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August 28, 1964 - Image 13

Resource type:
The Michigan Daily, 1964-08-28

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FRDi AGS2,14T E I I . .,

Students Report on Academic Di

EDITOR'S NOTE: The folowing
is a statement by the Literary
College Steering Committee on dis-
honesty in the-classroom. It is part
of a series of similar statements
concerning issues important' to lit-1
erary college students. Future state-
ments will be printed as they are
In the past such groups as the
Administrative Board of the lit-
erary college and The Daily have
published reports concerning dis-
honesty at the University. We on
the literary college steering com-'
mittee are aware that student
dishonesty is still a problem and,
therefore have written this re-1
port... / I
We realize that the problem of
student dishonesty and the larg-
est responsibility to eradicate it
lies with each individual student..
However, some conditions of 'stu-
dent evaluation do provide open
opportunities -for student dishon-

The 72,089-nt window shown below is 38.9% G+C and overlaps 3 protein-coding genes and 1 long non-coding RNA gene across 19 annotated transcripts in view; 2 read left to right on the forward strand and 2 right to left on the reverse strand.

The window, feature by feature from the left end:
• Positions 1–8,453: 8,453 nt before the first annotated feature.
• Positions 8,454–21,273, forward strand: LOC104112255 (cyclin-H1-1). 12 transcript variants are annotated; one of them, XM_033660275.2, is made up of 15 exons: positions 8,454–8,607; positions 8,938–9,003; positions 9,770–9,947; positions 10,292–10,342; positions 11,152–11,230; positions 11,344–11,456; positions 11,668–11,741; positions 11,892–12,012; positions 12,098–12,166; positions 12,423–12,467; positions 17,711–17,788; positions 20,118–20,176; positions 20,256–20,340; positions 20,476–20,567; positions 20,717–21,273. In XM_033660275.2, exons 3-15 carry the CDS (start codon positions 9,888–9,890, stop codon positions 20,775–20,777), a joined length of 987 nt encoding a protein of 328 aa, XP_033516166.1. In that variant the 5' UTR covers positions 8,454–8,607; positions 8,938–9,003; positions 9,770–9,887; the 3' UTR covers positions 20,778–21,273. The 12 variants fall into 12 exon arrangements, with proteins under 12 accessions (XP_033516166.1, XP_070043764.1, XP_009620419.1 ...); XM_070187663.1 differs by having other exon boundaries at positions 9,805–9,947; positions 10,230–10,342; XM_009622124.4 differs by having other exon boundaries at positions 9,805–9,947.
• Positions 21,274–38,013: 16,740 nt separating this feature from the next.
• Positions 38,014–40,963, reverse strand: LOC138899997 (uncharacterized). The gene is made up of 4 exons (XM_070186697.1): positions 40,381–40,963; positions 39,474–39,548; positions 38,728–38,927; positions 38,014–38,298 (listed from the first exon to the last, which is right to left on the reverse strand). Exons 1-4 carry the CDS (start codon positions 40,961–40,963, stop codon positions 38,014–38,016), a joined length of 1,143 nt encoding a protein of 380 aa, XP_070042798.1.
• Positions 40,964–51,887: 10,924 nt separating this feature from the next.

esty. This report will bring to thea
attention of the faculty once
again some', of these conditions,
and will also suggest several ways
in which evaluation procedures
might be altered so as .to allow1
a more equitable student evalua-
Guild Plans
Free Movies
Cinema Guild this fall will pre-
sent three free movie programs in
addition to its regular film fare.
The showings will be of films
obtained from the New York Mu-
seum of Modern Art. The museum
requested that no admission be
charged for them. :
"We got them anyway because
we believe these films should be
shown on this campus. Showing
them free was the only way," Alan
Glueckman, '66, the Guild's pro-
gram director, explained recently.
The regular programs sponsored
by the Guild, a board associated
with Student Government Council,
will run Thursday through Satur-
day each week.
Among these performances wil"
be two programs of experimental